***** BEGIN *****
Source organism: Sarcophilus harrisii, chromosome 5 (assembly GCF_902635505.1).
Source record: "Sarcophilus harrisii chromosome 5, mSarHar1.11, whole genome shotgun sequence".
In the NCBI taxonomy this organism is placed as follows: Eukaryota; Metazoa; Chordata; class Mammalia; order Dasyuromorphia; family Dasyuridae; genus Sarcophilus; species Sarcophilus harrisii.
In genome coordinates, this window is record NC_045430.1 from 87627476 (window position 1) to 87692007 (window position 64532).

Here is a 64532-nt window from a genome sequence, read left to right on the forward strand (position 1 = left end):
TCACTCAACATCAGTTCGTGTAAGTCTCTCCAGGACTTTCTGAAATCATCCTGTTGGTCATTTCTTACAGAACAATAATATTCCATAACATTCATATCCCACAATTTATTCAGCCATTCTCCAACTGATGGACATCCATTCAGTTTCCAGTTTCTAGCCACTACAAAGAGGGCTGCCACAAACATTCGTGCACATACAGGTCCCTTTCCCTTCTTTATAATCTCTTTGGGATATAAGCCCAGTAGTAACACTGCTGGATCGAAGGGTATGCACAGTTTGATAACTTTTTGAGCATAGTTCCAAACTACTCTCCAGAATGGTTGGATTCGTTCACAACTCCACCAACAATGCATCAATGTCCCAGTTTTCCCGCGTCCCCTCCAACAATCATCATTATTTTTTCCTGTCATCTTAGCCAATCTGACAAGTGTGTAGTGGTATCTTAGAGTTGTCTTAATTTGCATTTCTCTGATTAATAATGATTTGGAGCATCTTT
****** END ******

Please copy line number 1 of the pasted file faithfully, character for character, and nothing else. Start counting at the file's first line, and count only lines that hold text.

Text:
Source organism: Sarcophilus harrisii, chromosome 5 (assembly GCF_902635505.1).